This week the most senior official to be caught in a scandal was arrested and another was executed.
He's a typical low-ranking, modestly paid government official, but he pockets an extra $200 every so often - a kickback for being part of a smuggling ring that sends unemployed Chinese to neighboring South Korea.
"Chinese need jobs. South Korea needs workers," says the official, who requested anonymity. "It's a win-win situation."
Echoing a common sentiment, the immigration official typifies the attitude of many here toward corruption, a fixture of daily life. But with a string of high-profile crackdowns that is reaching ever higher into the echelons of power, China is now attempting to rein in illegal practices that are seen as a threat to the government and a barrier to economic progress.
Chinese economists estimate that in the 20 years since China started experimenting with capitalism, government officials have siphoned off $3.6 trillion in government funds and state assets. On Tuesday, Cheng Kejie, a deputy chairman of the national legislature, was expelled from the Communist Party and fired for accepting more than $4 million in bribes. In the past month, two other southern officials have been executed for their malfeasance, a sentence Mr. Cheng faces if convicted. And in the southern coastal city of Xiamen, hundreds of people have been implicated in a scandal that first surfaced last fall and is still being investigated.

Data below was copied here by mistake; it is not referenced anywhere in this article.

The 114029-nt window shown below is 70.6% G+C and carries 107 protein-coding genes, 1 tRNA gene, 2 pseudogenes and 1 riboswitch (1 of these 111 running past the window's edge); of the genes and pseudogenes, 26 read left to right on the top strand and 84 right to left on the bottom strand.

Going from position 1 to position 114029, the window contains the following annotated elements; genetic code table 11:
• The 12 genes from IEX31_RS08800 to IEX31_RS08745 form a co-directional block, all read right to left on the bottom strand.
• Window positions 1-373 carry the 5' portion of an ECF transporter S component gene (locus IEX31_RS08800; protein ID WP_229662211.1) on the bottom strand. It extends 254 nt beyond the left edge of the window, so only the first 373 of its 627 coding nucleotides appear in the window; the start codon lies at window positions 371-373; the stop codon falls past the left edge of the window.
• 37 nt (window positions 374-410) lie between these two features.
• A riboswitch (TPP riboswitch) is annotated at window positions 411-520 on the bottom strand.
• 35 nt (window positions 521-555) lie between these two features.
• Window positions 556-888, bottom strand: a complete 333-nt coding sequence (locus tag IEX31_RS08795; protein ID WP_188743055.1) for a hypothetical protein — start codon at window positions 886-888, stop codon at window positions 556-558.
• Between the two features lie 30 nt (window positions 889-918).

While China's leadership is worried that the scandals are weakening its hold on power, Premier Zhu Rongji has also acknowledged the rising popular anger at the government's failure to stop the epidemic. "Bureaucracy, formalism, falsification, and exaggeration are rampant," Mr. Zhu said during a speech last month before the legislature, the National People's Congress. "Certain types of corruption and undesirable practices have not been brought under control."
China's leaders have reason to fear corruption. It helped topple the Ming dynasty in the 1600s and led to the abdication of the last emperor in 1912. Students in the 1989 pro-democracy protests also decried corruption.